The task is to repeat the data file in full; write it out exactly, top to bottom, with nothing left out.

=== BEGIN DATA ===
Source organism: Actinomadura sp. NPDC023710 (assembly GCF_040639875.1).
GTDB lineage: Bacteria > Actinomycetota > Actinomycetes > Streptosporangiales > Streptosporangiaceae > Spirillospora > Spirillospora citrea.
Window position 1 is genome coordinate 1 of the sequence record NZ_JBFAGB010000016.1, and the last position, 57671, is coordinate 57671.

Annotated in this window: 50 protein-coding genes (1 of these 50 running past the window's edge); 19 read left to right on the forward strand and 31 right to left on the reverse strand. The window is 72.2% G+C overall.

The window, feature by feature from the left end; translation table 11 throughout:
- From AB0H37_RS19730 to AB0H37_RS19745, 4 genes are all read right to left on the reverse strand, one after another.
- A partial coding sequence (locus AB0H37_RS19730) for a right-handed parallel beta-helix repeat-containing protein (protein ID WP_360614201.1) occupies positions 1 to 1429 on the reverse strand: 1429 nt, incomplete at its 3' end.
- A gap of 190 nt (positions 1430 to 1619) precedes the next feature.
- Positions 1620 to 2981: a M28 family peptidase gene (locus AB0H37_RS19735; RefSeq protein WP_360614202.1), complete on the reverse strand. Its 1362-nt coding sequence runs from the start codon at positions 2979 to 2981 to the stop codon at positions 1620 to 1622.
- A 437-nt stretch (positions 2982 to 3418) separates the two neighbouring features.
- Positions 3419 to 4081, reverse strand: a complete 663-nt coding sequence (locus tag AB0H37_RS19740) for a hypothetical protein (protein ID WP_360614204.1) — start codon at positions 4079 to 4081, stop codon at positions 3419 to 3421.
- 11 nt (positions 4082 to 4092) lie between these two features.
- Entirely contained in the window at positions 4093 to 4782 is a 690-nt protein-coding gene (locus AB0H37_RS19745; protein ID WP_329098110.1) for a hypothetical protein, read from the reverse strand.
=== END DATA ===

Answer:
Source organism: Actinomadura sp. NPDC023710 (assembly GCF_040639875.1).
GTDB lineage: Bacteria > Actinomycetota > Actinomycetes > Streptosporangiales > Streptosporangiaceae > Spirillospora > Spirillospora citrea.
Window position 1 is genome coordinate 1 of the sequence record NZ_JBFAGB010000016.1, and the last position, 57671, is coordinate 57671.

Annotated in this window: 50 protein-coding genes (1 of these 50 running past the window's edge); 19 read left to right on the forward strand and 31 right to left on the reverse strand. The window is 72.2% G+C overall.

The window, feature by feature from the left end; translation table 11 throughout:
- From AB0H37_RS19730 to AB0H37_RS19745, 4 genes are all read right to left on the reverse strand, one after another.
- A partial coding sequence (locus AB0H37_RS19730) for a right-handed parallel beta-helix repeat-containing protein (protein ID WP_360614201.1) occupies positions 1 to 1429 on the reverse strand: 1429 nt, incomplete at its 3' end.
- A gap of 190 nt (positions 1430 to 1619) precedes the next feature.
- Positions 1620 to 2981: a M28 family peptidase gene (locus AB0H37_RS19735; RefSeq protein WP_360614202.1), complete on the reverse strand. Its 1362-nt coding sequence runs from the start codon at positions 2979 to 2981 to the stop codon at positions 1620 to 1622.
- A 437-nt stretch (positions 2982 to 3418) separates the two neighbouring features.
- Positions 3419 to 4081, reverse strand: a complete 663-nt coding sequence (locus tag AB0H37_RS19740) for a hypothetical protein (protein ID WP_360614204.1) — start codon at positions 4079 to 4081, stop codon at positions 3419 to 3421.
- 11 nt (positions 4082 to 4092) lie between these two features.
- Entirely contained in the window at positions 4093 to 4782 is a 690-nt protein-coding gene (locus AB0H37_RS19745; protein ID WP_329098110.1) for a hypothetical protein, read from the reverse strand.